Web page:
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I am getting a constructor error. To make this code work, do I need to use super in class B?

 class A {  
      protected String s ;
      A (String s) {
           this.s = s  ; 
         }
  }

 class B extends A {
     String s ;
     B(String s) {
        this.s  = s ;    
         }
   }
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5 Answers 5

Yes, you need to call the super-constructor from B's constructor. If you don't specify either this(...) or super(...) at the start of a constructor, an implicit call to super() will be inserted for you - a call to the parameterless constructor of the superclass. In this case you don't have a parameterless constructor in A - so you need to explicitly specify the constructor you want to call, along with the arguments.

Chances are you don't want another variable called s within B, though...

I suspect you want this:

class B extends A {
    B(String s) {
        super(s);
    }
}

It's important to understand what would happen if you did also declare a variable called s in B. You'd then have two independent variables for each instance of B - the one declared in A and the one shadowing it in B. They could easily take different values... which would be extremely confusing.

Note that additionally it's almost always a good idea to make fields private - at which point you don't really know which variables your superclass declares, as you can't access them. If you happen to shadow a variable, that at least doesn't lead to any apparent ambiguity (which is, of course, handled by the specification). It's still typically a mistake for one variable to have the same name as a variable in its superclass though - it suggests you've got two different sources of truth for the same information.

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Yes, you need to make a call to Class A using super();

Remember, your subclass will provide an automatic ( super() ) call to superclass constructor, only and only if you have a no-arg constructor in superclass.

Once you have defined a parameterized constructor for your superclass, your subclass needs a super(); call from its constructor. Whenever your subclass inherits from a Super class, you need to make a call to Superclass using a super();.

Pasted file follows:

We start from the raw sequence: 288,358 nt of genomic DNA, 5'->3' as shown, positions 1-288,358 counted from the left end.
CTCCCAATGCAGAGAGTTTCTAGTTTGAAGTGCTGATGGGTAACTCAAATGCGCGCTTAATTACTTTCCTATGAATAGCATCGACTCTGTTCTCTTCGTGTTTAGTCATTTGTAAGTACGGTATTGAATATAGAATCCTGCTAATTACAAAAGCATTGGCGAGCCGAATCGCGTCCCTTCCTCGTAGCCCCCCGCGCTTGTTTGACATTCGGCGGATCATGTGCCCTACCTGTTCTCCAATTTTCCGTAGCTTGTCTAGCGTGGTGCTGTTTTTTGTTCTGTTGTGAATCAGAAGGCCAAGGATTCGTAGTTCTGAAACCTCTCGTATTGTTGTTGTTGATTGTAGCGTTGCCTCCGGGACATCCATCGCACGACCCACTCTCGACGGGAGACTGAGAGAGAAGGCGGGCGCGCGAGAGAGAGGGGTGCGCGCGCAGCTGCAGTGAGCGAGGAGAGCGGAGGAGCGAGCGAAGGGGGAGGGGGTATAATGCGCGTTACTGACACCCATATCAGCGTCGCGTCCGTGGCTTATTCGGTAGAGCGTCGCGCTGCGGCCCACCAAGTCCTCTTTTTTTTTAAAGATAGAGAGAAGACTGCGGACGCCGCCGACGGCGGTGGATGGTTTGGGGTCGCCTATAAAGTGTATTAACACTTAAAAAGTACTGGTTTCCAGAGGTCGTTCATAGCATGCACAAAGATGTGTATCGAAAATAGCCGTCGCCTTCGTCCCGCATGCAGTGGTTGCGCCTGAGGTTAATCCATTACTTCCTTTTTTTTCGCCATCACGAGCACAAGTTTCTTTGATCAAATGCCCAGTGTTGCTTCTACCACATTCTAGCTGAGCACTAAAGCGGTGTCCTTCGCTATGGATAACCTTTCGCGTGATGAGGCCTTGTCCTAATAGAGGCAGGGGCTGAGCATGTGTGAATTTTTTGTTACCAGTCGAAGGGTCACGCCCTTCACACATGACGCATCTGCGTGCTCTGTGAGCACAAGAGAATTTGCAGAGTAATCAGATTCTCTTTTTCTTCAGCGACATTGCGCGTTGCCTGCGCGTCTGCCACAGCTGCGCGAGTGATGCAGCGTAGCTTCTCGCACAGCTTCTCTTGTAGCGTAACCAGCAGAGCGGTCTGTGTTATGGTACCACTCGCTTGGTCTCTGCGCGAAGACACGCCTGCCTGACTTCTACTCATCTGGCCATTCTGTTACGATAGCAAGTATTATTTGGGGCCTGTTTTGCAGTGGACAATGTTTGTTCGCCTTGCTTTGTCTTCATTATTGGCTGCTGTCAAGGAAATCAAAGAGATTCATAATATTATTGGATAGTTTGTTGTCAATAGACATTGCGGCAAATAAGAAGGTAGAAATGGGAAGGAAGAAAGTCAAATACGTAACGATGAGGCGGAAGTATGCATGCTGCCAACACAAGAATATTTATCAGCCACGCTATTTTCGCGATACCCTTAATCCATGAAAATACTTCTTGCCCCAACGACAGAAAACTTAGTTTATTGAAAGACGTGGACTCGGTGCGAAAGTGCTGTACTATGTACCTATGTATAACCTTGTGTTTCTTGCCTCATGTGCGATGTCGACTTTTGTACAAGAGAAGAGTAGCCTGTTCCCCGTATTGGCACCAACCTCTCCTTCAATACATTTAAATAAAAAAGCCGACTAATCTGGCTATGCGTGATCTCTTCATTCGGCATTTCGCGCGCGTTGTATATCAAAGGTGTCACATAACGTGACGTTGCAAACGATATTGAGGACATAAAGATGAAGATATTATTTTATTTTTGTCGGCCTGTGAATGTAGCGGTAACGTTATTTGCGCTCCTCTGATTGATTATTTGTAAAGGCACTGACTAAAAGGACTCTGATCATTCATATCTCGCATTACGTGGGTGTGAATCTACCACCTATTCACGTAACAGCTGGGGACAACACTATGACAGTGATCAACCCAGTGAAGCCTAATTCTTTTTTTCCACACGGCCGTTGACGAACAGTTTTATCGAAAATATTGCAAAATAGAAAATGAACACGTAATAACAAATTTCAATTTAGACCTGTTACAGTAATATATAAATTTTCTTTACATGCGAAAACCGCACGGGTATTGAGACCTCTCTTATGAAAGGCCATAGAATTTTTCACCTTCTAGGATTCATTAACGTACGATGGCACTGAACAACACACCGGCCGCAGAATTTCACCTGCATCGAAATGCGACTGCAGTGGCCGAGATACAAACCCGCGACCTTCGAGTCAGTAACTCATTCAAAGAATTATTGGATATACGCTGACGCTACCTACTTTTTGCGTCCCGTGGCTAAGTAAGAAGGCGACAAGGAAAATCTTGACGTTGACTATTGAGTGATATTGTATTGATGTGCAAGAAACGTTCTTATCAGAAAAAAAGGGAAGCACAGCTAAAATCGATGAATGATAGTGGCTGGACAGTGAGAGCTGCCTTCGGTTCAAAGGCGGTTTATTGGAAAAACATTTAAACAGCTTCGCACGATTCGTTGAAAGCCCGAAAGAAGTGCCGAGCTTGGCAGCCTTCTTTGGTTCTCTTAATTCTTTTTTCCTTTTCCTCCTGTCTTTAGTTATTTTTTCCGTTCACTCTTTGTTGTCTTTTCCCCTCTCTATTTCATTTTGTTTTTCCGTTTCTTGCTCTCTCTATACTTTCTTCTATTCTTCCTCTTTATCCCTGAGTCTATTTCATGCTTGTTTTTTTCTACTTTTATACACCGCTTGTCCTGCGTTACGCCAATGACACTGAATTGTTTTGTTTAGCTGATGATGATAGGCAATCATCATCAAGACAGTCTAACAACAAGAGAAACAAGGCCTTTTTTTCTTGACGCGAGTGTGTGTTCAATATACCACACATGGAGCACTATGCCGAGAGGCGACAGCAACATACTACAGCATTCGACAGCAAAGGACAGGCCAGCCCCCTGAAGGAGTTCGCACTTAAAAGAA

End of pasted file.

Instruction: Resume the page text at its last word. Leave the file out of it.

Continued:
You need to re-write your Class B code like this :

class B extends A {
    B(String s) {
        super(s);   // Calls A's constructor ..
    }
}

Note : super(s); has to be the first statement in the B's constructor.

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That's not really the problem, the language gives him an implicit call to the empty super constructor. The problem is that once he's overridden the super constructor and there is no empty one, that implicit call is invalid. –  davin Jun 5 '11 at 17:09
    
@davin : yes... –  99tm Jun 5 '11 at 17:10
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Short answer: yes.

All subclasses need to include a call to a superclass' constructor as their first action. If you don't insert a call explicitly, then a call to super() is inferred.

In the case where the superclass doesn't have a no-arg constructor, you'll need to supply the arguments (and thus make the call) yourself, like so:

class B extends A {
    String s;
    public B(String s) {
        super(s); // Or pass in any other argument to super's constructor
        this.s = s;
    }
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why -1? It is a correct answer. –  sfat Jun 5 '11 at 17:20
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class A {
    protected String s ;
    A(String s) {
        this.s = s;
    }
}
class B extends A {
    B(String s) {
        super(s);
    }
}

Your field String s in class B hides the field by the same name in class A. If you need a separate String field in B, you should name it something else.

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First of all, you don't need to make the same variable and constructor in B, because they already exist (B extends A). You can do something like this:

public class test {
A a = new A ("This is a");
B b = new B ("This is b");
    private class A {  
        protected String s ;
        A ( String s ) {  this.s = s; }
        public String getS() { return s; }
    }
    private class B extends A {
        B (String s) { super (s); }
    }

    public static void main (String [] args) {
        test t = new test();

        System.out.println(t.a.getS());
        System.out.println(t.b.getS());

        /*
Output will be This is a and This is b
         */
    }
}

You are right that you have to call the super(s);

Good luck!

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